Monday, 29 October 2018
After 4 days spent with my wife visiting friends in south Devon, I return to the trail with new (bigger) shoes and new glasses as I head for Bridgwater
Friday, 26 October 2018
One of the things I most regret about my Land's End to John O'Groats walk in the summer was my decision to walk the Lands End Trail in preference to the South West Coast Path. My plan was to walk from Land's End to St. Ives using the SWCP before heading inland to pick up the LET. My reason for this was that I thought that I would make faster progress taking a fairly direct route through Cornwall and Devon.
This was a decision I came to regret. The LET proved to be a time consuming, frustratingly overgrown and irritatingly difficult route consisting of mostly local footpaths knitted together to form a 'trail'. There were numerous times when the path simply disappeared or didn't appear at all. On one occasion, I spent some time trying to smash my way through an overgrown path using my two trekking poles but in the end, gave up and retreated back to the previous village and road walked around the obstruction.
Even when climbing the slopes to the summit of Brown Willy on Bodmin Moor, I never located a path despite being on the route I had downloaded onto my GPS. Instead, I found myself ploughing my way through waist deep ferns as I struggled to the summit. Eventually, I gave up trying to follow it and instead followed the myriad of tiny rural lanes that criss-cross the south-west. Much as I dislike road walking, this was preferable to the frustrating struggle to stay on the LET.
In contrast, the sections of the South West Coast Path I walked were simply stunning. The first section from Land's End to St.Ives was pretty tough but traversed some magnificent scenery, including some exquisite, remote white sand beaches, accessible only to those prepared to walk some distance from the nearest road. I spent the night at the end of my first day wild camping alongside the path just after Zennor and this was my favourite campsite of the trip. Just yards from the shore, I was lulled to sleep by the sound of the waves after enjoying dinner outside my tent as I watched the sunset over the sea. Over the next few days, I switched between the SWCP and the LET but most of the good memories are of the SWCP.
I was fortunate that I was walking in one of the most memorable UK summers for many years and as I romped along the coast, I looked forward to cresting each headland as I knew that as I reached the top, I would be greeted with yet another awesome stretch of golden, sandy beach stretching for miles, the rollers breaking on the shore creating a scene more reminiscent of an idyllic Caribbean island.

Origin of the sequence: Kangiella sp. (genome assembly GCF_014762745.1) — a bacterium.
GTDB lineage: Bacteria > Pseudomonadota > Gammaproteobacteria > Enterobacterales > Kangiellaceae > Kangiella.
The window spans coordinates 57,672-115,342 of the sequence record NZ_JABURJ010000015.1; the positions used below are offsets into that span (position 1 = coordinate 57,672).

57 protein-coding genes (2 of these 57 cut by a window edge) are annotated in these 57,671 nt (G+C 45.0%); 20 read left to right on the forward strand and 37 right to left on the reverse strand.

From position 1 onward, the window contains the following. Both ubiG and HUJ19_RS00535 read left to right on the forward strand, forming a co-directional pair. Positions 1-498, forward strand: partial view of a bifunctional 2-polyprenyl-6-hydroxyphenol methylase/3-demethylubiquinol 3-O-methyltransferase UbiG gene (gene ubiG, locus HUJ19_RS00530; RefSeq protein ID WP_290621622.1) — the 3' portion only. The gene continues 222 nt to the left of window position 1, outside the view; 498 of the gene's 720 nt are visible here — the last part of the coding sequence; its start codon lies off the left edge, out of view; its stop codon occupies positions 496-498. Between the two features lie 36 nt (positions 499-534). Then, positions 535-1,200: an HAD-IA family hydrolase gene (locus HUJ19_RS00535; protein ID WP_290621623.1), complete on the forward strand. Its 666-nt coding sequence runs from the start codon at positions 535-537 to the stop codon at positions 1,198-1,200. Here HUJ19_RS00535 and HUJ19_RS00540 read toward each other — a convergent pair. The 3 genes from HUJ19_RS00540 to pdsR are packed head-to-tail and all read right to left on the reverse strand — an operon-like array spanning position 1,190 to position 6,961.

In weather the UK experienced in the summer, there can't be anywhere in the world more staggeringly beautiful. By the time I reached Padstow, I decided to head inland again and left the SWCP for the last time. With the benefit of hindsight, it is a decision I would not make again.
Saturday, 20 October 2018
Wednesday, 17 October 2018
Much as I like hiking alone, there are times when it is nice to have some company, particularly on a hike such as my recent Lands End to John O'Groats hike where you are unlikely to meet anyone following the same route. I was therefore pleased when Mike, a friend of mine who lives near the village of Cheddar in Somerset, joined me for a day's hike over the Mendips. Initially, we followed the road out of Cheddar up through the gorge, the spectacular cliffs towering above us as we watched the wild goats clambering up the steeps rocky walls.
The following day, as Mike waved me off from our previous day's finish point, I began to ponder my preference for solo hiking. Much as I had enjoyed walking with Mike, I was glad to be alone again, making my own way through the countryside. This contradiction is something that I ponder often when walking as, although I love walking alone, I also like to have someone to share the trail with, even if it's simply meeting another hiker doing the same trail or chatting to them in a campsite or pub in the evening.
|Wild Goats in Cheddar Gorge|
|Near the top of the climb, we left the road and headed into the hills in the direction of Beacon Batch, the highest point of the Mendips, from where we had stunning views across the Bristol Channel into Wales and the surrounding countryside. After spending some time on the summit, we descended to Blagdon Lake before following the Monarch's Way to the village of Barrow Common where we relaxed with a couple of beers before Mike's wife collected us and drove us back to their house where I was treated to a great dinner and more beer, a perfect end to a great day's walk.|
|On Beacon Batch, highest point of the Mendips|
|Passing Clifton Suspension Bridge in heavy rain|
|M4 & Severn road bridges|
Now, having enjoyed Mike's company and hospitality the previous day and feeling re-energised, I resumed my Land's End to John o'Groats walk and hiked around Bristol in torrential rain before heading along the banks of the Severn and on into Wales.
Sunday, 14 October 2018
Days 8 & 9 of my LEJOG hike. After a three day lay off in Launceston for treatment on my infected toe, I return to Jamaica Inn to recommence my hike.
Tuesday, 2 October 2018
A brief overview of some of the main items of gear used on the 400 miles I walked on my LEJOG hike in July and August 2018 between Lands End and Hay on Wye